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Currencies AUD Dollar Traders Whether FOMC Minutes Will Keep the March Towards Hikes

Talking Points:

  • Dollar Traders Whether FOMC Minutes Will Keep the March Towards Hikes
  • British Pound Fails to Regain Traction after CPI Uptick
  • Yen Crosses Steady after Snap Election Call, Will the BoJ Help Soothe Uncertainty?

Dollar Traders Whether FOMC Minutes Will Keep the March Towards Hikes
The Dollar put in for a mixed session Tuesday despite a stir in risk trends. Perhaps the upcoming FOMC minutes can tap into the currency’s more active fundamental drive: monetary policy. From this past session, EURUSD was the biggest mover amongst the majors (with a 0.7 percent rally). This was certainly not inspired by the S&P 500’s nudge higher – a genuine risk upgrade would have likely leveraged a bigger USDJPY move. Once again, this illustrates how influential a more active counterpart can be in the FX market. For the Euro, better-than-expected investor sentiment survey (more on that below) caught the market off guard. Yet, with that EURUSD charge – the biggest since October 15 – we still wouldn’t turn the benchmark’s pair dominant bear trend. Resilience is still the name of the game for the Dow Jones FXCM Dollar Index (ticker = USDollar) as it remains in a tight holding pattern at five-year highs.

As we head into the new trading session, the question is what it takes to break free of the recent consolidation to transition back into a concerted bull trend. A relative performance – taking advantage of eroding confidence or value in the Euro, Yen, Pound – will offer a few sparks, but their capacity is likely limited. The safe haven appeal in the currency’s tie to the FX Volatility Index is another aspect that is light for known catalysts. That leaves US-central policy forecasts. On that front, we have the minutes from the FOMC’s October 28-29 meeting. That wasn’t one of the quarterly meetings with details and updates on forecasts as well as Chairwoman Yellen’s press conference. In other words, there is plenty of opportunity for clarifying the lines of heavily speculated rate forecasts. Currently, Fed Funds and Eurodollar futures are pricing in a first hike around 3Q 2015 and around 50bps of tightening through December 2015. A sentiment shift from the Fed, can tip this view and the Dollar.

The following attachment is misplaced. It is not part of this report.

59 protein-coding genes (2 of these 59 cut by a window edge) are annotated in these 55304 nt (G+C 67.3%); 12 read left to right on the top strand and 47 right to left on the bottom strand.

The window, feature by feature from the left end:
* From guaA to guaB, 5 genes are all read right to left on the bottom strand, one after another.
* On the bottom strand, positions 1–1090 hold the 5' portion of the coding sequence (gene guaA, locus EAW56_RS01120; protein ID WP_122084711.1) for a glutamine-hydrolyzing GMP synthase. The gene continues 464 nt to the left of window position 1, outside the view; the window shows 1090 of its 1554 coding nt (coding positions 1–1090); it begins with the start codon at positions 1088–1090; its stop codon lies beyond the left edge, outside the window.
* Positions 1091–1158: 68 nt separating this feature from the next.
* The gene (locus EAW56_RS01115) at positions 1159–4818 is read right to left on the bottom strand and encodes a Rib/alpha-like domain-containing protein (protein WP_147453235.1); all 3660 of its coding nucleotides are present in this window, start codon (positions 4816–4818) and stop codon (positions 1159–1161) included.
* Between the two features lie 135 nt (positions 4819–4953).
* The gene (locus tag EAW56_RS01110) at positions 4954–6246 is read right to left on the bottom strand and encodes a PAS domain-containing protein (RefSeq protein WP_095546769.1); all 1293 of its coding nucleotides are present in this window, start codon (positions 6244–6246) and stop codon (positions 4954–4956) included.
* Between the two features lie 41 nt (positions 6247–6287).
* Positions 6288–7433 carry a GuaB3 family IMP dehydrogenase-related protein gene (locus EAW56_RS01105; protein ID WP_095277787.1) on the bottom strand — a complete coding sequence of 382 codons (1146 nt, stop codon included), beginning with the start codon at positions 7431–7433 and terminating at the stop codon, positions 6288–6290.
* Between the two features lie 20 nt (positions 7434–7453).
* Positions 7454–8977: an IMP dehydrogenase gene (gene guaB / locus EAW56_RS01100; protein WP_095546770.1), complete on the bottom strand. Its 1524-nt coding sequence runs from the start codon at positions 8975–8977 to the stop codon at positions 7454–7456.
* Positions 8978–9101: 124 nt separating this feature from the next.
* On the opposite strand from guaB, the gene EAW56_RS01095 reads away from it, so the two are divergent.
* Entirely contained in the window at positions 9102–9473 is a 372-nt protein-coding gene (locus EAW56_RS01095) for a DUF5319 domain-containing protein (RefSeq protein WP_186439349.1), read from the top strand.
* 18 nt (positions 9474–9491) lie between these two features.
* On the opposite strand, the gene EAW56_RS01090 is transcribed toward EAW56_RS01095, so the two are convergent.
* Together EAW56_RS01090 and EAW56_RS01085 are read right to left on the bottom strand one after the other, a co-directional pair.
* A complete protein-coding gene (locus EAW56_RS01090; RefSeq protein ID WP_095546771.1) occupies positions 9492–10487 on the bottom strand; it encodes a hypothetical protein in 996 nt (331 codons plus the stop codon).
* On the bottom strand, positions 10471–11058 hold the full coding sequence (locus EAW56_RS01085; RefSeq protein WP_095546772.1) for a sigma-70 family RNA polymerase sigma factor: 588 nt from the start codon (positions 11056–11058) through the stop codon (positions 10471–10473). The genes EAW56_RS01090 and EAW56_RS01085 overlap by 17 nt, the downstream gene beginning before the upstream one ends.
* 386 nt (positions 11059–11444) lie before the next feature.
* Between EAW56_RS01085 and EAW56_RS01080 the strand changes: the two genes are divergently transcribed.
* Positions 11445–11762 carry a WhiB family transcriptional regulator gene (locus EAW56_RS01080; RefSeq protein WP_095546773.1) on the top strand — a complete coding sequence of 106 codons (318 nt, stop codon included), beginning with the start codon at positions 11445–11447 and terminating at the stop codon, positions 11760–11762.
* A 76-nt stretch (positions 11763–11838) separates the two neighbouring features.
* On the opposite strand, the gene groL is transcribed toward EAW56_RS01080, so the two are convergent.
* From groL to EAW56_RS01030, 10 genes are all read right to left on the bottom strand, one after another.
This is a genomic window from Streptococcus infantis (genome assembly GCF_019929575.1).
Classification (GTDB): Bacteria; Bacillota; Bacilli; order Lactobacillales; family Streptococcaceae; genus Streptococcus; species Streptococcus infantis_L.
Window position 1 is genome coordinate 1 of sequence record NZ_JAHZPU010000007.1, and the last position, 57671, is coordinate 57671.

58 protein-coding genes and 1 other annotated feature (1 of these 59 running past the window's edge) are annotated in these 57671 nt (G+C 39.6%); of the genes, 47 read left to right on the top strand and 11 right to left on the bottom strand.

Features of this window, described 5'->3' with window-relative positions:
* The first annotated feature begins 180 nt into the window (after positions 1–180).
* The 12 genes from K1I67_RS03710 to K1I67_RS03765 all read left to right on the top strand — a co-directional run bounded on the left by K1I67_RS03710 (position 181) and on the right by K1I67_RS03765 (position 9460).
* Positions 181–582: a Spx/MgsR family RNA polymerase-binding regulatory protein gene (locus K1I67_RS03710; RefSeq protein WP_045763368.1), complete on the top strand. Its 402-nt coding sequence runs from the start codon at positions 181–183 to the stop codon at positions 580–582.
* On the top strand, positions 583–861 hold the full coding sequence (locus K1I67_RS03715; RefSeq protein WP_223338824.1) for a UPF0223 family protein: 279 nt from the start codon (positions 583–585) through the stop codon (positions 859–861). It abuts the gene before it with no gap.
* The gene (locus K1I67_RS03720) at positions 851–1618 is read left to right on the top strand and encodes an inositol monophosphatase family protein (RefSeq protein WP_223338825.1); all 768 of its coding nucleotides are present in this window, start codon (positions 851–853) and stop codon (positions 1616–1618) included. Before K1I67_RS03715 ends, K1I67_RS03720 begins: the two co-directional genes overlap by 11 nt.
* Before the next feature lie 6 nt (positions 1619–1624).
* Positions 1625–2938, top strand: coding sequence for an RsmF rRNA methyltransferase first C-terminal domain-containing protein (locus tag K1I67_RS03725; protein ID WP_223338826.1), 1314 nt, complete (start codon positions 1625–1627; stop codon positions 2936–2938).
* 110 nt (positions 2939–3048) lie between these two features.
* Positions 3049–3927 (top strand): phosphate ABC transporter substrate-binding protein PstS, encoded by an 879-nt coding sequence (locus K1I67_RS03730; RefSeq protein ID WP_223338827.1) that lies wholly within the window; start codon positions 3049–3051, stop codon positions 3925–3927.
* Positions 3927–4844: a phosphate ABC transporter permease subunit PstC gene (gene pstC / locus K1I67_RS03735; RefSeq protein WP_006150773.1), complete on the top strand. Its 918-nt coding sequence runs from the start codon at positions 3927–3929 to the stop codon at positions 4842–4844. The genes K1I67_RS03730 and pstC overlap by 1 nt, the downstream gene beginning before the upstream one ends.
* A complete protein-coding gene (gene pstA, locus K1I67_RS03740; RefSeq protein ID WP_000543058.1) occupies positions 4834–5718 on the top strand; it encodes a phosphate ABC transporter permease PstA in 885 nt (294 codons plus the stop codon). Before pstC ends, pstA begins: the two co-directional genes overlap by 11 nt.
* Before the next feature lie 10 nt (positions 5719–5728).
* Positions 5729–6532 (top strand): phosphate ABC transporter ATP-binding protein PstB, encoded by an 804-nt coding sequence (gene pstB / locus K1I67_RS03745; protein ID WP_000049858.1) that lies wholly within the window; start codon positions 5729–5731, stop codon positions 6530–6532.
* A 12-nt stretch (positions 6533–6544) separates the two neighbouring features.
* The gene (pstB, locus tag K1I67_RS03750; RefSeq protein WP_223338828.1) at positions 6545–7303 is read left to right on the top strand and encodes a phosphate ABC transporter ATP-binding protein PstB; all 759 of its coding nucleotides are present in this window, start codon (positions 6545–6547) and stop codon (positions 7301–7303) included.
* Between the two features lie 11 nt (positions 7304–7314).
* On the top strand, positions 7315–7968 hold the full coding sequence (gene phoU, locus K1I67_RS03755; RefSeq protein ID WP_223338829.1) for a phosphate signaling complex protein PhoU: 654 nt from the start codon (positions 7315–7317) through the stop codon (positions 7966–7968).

British Pound Fails to Regain Traction after CPI Uptick
Interest rates are a key driver for the British pound, but traders’ expectations are not so sensitive that a modest tick in inflation readings can turn a trend as prominent as the moderation of timing for the Bank of England’s first rate hike. This past session, we were watching the October inflation data closely as an important and tangible benchmark for the central bank’s policy evaluation. After four months of firm depreciation, it is reasonable to suspect some equilibrium in the Fed-vs-BoE rate forecast is being found. If we were very close to that balance, the unexpected uptick in the headline UK CPI figure (1.3 versus 1.2 percent expected) would have rallied GBPUSD. Instead, the market was little moved. This is a modest pickup from a five-year low and still well below the 2 percent-target. Perhaps the upcoming BoE minutes will elicit more.